Verne Dawson

Galerie Eva Presenhuber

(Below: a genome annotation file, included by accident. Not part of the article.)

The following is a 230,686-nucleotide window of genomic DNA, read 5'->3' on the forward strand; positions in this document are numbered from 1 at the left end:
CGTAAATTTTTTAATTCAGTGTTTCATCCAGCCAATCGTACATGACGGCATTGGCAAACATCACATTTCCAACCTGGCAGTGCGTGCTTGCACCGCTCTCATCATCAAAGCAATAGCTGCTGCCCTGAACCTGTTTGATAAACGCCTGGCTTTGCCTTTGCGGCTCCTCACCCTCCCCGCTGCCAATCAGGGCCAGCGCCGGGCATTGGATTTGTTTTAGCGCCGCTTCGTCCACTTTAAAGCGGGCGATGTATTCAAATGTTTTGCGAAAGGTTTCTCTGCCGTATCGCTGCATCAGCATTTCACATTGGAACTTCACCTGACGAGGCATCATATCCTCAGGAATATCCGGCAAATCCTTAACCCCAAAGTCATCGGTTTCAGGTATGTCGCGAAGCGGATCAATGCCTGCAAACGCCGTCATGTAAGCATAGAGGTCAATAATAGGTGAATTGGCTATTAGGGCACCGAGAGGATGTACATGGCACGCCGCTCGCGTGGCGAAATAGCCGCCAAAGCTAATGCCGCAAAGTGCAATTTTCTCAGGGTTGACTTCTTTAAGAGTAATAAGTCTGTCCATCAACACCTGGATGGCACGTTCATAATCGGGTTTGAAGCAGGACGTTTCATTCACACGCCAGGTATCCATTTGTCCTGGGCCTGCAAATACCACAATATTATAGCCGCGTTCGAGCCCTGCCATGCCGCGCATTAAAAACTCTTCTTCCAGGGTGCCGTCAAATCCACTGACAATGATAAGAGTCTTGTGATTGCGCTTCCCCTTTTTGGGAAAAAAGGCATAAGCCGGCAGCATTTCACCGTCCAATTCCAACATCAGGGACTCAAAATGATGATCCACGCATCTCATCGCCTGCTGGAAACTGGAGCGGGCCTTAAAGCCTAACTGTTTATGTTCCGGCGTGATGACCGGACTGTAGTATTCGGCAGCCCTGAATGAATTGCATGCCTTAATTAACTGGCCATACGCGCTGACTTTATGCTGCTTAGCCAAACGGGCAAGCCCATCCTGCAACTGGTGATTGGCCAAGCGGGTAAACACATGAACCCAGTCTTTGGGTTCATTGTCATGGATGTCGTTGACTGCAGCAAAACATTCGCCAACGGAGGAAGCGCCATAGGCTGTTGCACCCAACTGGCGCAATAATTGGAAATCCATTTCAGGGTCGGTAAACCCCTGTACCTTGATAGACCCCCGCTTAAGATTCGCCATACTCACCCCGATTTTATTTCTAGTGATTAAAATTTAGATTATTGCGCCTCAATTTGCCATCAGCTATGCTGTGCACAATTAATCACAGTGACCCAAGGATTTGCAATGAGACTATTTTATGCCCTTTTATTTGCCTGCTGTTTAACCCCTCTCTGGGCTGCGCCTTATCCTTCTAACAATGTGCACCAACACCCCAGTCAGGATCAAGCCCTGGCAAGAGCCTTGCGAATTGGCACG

It’s always fascinating to see how freely today’s painting deals with stories, including its own. Take, for example, Verne Dawson’s exhibition, in which various modes of painting combine to evoke a complex, inward-looking worldview, replete with layers of reference: In Venus (all works 2003), the goddess, born of foam, is painted as a figurine on a coastline. Venus appears next to Mars, a painting of the red planet on a black quadrant of interstellar night. Nearby are John Giorno, a portrait in profile; Vase, a still life of a richly ornamented little vessel against a bright sky; Three Rats, a tondo featuring a trio of rodents whose tails slither across a flat surface; and two paintings in which the glowing ball of the sun looks as if its red had been melted into the yellow background in a gesture of abstraction. The mythic and the cosmic meet in Aerialists (Red & White), in which two

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